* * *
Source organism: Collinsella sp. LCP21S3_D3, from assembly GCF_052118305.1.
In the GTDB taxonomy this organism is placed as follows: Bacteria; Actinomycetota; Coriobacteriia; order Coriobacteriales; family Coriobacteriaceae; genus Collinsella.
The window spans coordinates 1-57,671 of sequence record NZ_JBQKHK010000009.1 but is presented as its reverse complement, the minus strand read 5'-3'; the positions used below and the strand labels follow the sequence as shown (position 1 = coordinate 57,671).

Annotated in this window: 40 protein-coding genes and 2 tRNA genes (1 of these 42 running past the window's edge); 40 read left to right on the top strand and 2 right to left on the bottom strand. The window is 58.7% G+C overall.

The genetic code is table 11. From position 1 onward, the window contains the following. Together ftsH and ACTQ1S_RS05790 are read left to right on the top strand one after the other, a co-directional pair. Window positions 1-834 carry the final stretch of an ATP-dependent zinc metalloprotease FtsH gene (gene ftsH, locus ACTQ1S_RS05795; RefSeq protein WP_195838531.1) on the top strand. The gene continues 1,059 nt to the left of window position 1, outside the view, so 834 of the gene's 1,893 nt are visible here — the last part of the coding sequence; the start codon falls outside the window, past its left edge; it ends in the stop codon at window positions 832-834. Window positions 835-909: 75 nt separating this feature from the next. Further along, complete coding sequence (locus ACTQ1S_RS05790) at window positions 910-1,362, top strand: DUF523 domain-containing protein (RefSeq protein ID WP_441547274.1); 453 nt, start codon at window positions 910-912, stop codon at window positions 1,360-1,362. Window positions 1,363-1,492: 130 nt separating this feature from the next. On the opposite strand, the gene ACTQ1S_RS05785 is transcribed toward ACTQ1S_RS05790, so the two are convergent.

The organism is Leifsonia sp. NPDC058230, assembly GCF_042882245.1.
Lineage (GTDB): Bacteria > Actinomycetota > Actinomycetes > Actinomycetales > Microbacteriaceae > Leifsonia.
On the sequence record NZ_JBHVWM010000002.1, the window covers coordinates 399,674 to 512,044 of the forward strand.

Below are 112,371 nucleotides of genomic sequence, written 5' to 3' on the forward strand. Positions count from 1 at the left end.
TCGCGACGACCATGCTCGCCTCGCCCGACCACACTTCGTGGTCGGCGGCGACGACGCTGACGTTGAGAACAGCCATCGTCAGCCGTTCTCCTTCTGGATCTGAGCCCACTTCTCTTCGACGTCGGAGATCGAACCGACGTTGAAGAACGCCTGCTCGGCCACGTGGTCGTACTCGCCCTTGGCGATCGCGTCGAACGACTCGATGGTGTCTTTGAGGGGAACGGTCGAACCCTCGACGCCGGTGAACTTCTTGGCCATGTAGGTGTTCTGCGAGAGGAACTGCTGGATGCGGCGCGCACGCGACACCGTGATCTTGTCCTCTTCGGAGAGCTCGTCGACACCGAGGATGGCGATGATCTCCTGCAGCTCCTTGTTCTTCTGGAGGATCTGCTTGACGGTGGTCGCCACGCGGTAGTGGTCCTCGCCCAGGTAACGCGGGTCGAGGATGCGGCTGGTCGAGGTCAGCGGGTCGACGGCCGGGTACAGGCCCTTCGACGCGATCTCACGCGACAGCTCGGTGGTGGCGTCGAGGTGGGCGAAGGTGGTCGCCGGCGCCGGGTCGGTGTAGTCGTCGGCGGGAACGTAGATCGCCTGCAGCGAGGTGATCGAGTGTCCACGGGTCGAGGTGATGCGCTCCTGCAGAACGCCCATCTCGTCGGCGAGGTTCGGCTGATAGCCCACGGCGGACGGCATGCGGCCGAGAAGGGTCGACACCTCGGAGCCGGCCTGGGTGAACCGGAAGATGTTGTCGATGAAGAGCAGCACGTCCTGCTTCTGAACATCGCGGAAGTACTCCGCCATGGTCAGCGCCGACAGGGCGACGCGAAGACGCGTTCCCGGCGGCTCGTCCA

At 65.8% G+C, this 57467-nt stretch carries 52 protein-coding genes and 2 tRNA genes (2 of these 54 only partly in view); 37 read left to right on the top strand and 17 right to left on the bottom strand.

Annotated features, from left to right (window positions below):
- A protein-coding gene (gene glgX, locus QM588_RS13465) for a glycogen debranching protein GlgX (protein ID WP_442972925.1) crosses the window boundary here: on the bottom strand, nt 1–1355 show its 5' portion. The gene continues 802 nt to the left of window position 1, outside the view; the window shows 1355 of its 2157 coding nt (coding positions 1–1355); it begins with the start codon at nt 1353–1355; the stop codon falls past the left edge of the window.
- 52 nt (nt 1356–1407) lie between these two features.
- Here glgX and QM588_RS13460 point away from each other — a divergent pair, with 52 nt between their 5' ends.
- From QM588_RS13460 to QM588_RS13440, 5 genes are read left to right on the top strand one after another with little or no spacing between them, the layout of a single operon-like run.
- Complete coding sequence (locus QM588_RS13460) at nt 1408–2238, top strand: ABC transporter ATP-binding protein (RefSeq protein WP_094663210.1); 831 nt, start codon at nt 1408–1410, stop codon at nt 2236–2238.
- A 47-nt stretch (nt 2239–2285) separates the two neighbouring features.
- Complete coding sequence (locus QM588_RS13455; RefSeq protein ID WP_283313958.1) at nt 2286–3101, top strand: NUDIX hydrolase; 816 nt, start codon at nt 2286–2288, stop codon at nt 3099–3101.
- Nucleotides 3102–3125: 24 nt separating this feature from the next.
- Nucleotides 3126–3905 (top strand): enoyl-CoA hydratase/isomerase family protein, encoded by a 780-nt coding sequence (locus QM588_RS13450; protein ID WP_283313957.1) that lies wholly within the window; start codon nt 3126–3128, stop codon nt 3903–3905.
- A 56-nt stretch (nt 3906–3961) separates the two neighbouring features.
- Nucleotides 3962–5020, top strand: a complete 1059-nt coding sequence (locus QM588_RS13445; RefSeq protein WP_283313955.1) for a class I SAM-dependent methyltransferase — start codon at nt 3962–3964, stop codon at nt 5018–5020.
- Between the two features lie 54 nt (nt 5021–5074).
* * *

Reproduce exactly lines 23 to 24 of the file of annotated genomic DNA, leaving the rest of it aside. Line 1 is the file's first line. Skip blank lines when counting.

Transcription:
- Nucleotides 3962–5020, top strand: a complete 1059-nt coding sequence (locus QM588_RS13445; RefSeq protein WP_283313955.1) for a class I SAM-dependent methyltransferase — start codon at nt 3962–3964, stop codon at nt 5018–5020.
- Between the two features lie 54 nt (nt 5021–5074).